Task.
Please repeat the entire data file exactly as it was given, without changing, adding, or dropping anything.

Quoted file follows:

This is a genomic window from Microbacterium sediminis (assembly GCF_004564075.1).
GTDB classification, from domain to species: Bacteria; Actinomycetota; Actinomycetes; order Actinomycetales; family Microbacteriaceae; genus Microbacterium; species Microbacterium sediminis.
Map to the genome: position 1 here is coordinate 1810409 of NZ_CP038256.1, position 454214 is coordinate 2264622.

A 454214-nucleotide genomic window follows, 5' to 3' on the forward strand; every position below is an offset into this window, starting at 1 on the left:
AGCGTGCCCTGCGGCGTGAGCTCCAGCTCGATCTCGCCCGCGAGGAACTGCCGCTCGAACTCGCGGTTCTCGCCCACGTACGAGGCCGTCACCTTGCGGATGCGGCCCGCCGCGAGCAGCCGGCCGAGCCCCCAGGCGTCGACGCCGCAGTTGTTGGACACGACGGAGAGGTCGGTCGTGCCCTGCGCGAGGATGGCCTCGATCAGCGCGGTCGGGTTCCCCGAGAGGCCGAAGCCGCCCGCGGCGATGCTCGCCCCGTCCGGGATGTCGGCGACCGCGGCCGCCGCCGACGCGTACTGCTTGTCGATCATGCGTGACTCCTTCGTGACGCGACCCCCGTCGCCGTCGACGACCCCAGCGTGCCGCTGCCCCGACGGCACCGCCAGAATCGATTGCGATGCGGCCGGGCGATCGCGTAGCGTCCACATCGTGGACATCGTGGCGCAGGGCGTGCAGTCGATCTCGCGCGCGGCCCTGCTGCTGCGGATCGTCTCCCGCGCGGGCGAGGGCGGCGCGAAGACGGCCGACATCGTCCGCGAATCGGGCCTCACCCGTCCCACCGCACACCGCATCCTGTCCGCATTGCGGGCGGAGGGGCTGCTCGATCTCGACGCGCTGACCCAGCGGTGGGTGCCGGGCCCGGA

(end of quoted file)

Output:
This is a genomic window from Microbacterium sediminis (assembly GCF_004564075.1).
GTDB classification, from domain to species: Bacteria; Actinomycetota; Actinomycetes; order Actinomycetales; family Microbacteriaceae; genus Microbacterium; species Microbacterium sediminis.
Map to the genome: position 1 here is coordinate 1810409 of NZ_CP038256.1, position 454214 is coordinate 2264622.

A 454214-nucleotide genomic window follows, 5' to 3' on the forward strand; every position below is an offset into this window, starting at 1 on the left:
AGCGTGCCCTGCGGCGTGAGCTCCAGCTCGATCTCGCCCGCGAGGAACTGCCGCTCGAACTCGCGGTTCTCGCCCACGTACGAGGCCGTCACCTTGCGGATGCGGCCCGCCGCGAGCAGCCGGCCGAGCCCCCAGGCGTCGACGCCGCAGTTGTTGGACACGACGGAGAGGTCGGTCGTGCCCTGCGCGAGGATGGCCTCGATCAGCGCGGTCGGGTTCCCCGAGAGGCCGAAGCCGCCCGCGGCGATGCTCGCCCCGTCCGGGATGTCGGCGACCGCGGCCGCCGCCGACGCGTACTGCTTGTCGATCATGCGTGACTCCTTCGTGACGCGACCCCCGTCGCCGTCGACGACCCCAGCGTGCCGCTGCCCCGACGGCACCGCCAGAATCGATTGCGATGCGGCCGGGCGATCGCGTAGCGTCCACATCGTGGACATCGTGGCGCAGGGCGTGCAGTCGATCTCGCGCGCGGCCCTGCTGCTGCGGATCGTCTCCCGCGCGGGCGAGGGCGGCGCGAAGACGGCCGACATCGTCCGCGAATCGGGCCTCACCCGTCCCACCGCACACCGCATCCTGTCCGCATTGCGGGCGGAGGGGCTGCTCGATCTCGACGCGCTGACCCAGCGGTGGGTGCCGGGCCCGGA